"Propagating the ideas of the Left Opposition, recruiting more and more adherents, individually and in groups, into the ranks of the International Communist League, carrying on an agitation among the masses under the slogan of the Fourth International, educating our own cadres, deepening our theoretical position--such is our basic work in the historic period immediately ahead of us." [emphasis in original]
--L. D. Trotsky, "The SAP, the ICL and the Fourth International," January 1934
The principal tactic used by the ICL to recruit new adherents was revolutionary regroupment. Trotsky was the first to recognize the immensity of the task faced by his small, isolated movement. He searched out every opportunity to break out of isolation and find new allies, even temporary ones, so that the first steps could be taken toward the building of a new International.
In a period of tremendous revolutionary opportunities and dangers the oppositionist moods and tendencies of the 1930's bore a predominantly centrist character, vacillating between social patriotism and socialist revolution. The German events (1931-33), the crushing of the "leftist" Austrian Social Democracy together with its supposedly powerful party militia (the Schutzbund) in 1934, caused deep ferment in the working-class movement and a widespread rejection of reformism. A proliferation of centrist currents appeared, as frequently occurs in the early stages of a new upsurge of working-class militancy. The ICL (oriented toward these groups in order by example and propaganda to win the healthiest elements to a revolutionary program. But the tactic of revolutionary regroupment is not, as some maintain, a process of political accommodation to centrism. At the same time Trotsky waged a consistent struggle against the vacillating centrist leaderships, mercilessly rejecting the slogan of "unity" of all working-class organizations regardless of program and tactics:
"...to blur our difference with centrism in the name of facilitating 'unity' would mean not only to commit political suicide, but also to cover up, strengthen, and nourish all the negative features of bureaucratic centrism, and by that fact alone help the reactionary currents within it against the revolutionary tendencies."
--"On the State of the Left Opposition," 16 December 1932
The realignment of forces within the European working class did not bypass the parties of the Second International. Disillusioned with the Comintern, many working-class militants and youth joined the social democratic parties, resulting in the proliferation of leftward-moving tendencies within them. In France, Spain, Belgium and Switzerland sections of the Socialist Youth became sympathetic to Trotsky's ideas.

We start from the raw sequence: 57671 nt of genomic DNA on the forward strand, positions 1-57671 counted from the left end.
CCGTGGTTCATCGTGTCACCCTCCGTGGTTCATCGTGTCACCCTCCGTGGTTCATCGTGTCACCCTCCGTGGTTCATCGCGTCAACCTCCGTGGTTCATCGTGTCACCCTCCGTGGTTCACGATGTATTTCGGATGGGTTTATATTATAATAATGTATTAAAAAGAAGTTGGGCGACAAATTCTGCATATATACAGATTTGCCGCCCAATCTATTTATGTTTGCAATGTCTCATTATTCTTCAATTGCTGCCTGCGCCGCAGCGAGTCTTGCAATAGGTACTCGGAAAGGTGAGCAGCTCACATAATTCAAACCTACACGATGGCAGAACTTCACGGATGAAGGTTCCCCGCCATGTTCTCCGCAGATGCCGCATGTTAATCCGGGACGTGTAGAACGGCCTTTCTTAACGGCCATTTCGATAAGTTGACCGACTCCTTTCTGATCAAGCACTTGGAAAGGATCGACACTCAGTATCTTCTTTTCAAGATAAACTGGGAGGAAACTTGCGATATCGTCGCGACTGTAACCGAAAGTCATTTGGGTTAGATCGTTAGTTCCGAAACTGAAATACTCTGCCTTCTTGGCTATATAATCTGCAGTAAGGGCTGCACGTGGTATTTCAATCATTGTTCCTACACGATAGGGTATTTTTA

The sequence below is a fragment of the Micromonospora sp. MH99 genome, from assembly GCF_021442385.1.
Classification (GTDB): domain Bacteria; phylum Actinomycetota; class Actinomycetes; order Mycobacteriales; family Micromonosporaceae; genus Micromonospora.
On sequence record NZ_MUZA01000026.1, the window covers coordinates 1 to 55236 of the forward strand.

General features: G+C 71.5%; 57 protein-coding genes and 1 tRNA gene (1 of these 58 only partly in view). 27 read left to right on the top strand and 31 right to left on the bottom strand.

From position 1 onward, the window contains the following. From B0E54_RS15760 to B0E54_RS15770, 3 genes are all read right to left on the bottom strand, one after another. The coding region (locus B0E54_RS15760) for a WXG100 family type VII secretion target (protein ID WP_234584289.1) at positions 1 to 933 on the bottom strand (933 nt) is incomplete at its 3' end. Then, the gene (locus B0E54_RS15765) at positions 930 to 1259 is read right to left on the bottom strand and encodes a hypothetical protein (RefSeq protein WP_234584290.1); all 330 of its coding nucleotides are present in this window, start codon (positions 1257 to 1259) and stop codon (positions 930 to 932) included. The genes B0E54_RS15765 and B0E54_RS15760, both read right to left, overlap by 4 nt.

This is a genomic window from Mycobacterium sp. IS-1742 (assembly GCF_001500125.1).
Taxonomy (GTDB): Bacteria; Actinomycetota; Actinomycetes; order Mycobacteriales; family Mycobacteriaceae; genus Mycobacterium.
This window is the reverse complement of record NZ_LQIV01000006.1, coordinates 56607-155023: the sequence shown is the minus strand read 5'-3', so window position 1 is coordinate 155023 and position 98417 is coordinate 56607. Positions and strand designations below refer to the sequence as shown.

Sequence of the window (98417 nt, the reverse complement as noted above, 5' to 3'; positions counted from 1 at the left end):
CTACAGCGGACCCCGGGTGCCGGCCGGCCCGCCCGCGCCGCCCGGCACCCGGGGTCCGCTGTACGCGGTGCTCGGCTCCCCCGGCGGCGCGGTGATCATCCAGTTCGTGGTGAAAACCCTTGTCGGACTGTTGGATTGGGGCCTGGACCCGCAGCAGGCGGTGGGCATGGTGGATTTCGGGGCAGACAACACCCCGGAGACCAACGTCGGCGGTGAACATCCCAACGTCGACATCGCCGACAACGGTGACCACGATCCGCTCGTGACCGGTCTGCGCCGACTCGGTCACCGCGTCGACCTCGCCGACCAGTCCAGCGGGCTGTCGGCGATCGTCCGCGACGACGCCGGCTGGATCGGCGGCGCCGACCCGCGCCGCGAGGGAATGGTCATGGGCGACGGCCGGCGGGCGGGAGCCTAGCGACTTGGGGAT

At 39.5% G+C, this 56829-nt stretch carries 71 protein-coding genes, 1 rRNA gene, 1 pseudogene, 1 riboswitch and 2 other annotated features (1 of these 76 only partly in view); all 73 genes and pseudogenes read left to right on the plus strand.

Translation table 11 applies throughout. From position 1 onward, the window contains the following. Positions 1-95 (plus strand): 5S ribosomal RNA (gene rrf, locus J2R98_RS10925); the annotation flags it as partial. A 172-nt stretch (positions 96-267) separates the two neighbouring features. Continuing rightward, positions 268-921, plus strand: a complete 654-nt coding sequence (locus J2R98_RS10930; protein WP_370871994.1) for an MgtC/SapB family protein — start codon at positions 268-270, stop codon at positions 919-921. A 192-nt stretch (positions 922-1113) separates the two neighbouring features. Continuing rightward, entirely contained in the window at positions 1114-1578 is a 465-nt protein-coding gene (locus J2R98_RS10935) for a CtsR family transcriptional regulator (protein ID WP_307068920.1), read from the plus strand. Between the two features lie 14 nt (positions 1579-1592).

In France, the Socialists (SFIO) had split at the end of 1933 with the right wing forming its own organization. This split shifted the SFIO, the largest workers party in France, to the left, and Trotsky advised the small French section of the ICL to enter the Socialists. The formation of a "united front" of the SFIO and CP in July 1934 and talk of merger of the two reformist parties provided added reason for immediate entry; every tendency outside the united front would become more isolated than ever. Trotsky advocated similar entries (the so-called "French turn") in most of the other sections as well.
The French turn led to deep disputes and even splits within the partisans of the Fourth International, with some ultra-left sectarians such as Oehler in the U.S. rejecting the entry tactic on principle. The French section was split in half over the question, and the Spanish Communist Left (led by Andres Nin) rejected it outright (only to fuse with a reformist group to form the POUM a year later). Even where it was carried out, however, the French turn and struggles to regroup revolutionaries out of leftward-moving centrist formations brought few recruits to the Trotskyists. The proletariat had a long series of defeats behind it and was in retreat. With the threat of a new world war, the working class was interested in immediate solutions to its problems; the tiny Trotskyist groups were not attractive.
Founding of the Fourth International
But with the impending threat of imperialist war and the drying up of the various centrist currents following the advent of the popular-front governments in France and Spain, the objective need for the foundation of a new International permitted no further delay. In September 1938 the founding conference was held in Paris with 21 delegates representing 11 countries. While the Fourth International was weak in numbers, it represented the continuity of Leninism, expressed above all in its program.
The basic programmatic document adopted at the founding conference, The Death Agony of Capitalism and the Tasks of the Fourth International ("Transitional Program"), is the single most comprehensive and succinct summary of Trotskyism, representing the distillation of the interests of the proletariat in the epoch of imperialism. It is a document that has been willfully misunderstood, both by its opponents and some of its supposed adherents. Above all, it is not a program of reforms but represents marching orders for the seizure of power by the proletariat. It is based on the premise that in the epoch of capitalist decay, the objective prerequisites for socialist revolution are not only ripened, but already beginning to rot. The fundamental factor preventing world revolution is the reformist leadership of the unions and mass workers parties, the agent of the bourgeoisie in the workers movement: "The historical crisis of mankind is reduced to the crisis of the revolutionary leadership."
During the period of progressive capitalism the Social Democracy distinguished its minimum program (trade-union reforms, political democracy) and its maximum program (socialism), postponing the latter to the indefinite future. Now "there can be no discussion of systematic social reforms and the raising of the masses' living standards...every serious demand of the proletariat...inevitably reaches beyond the limits of capitalist property relations and of the bourgeois state." The task of the communist vanguard was to make the proletariat conscious of its tasks, through a series of transitional demands which formulate the objective needs of the working class in such a way as to make clear the need to destroy capitalism: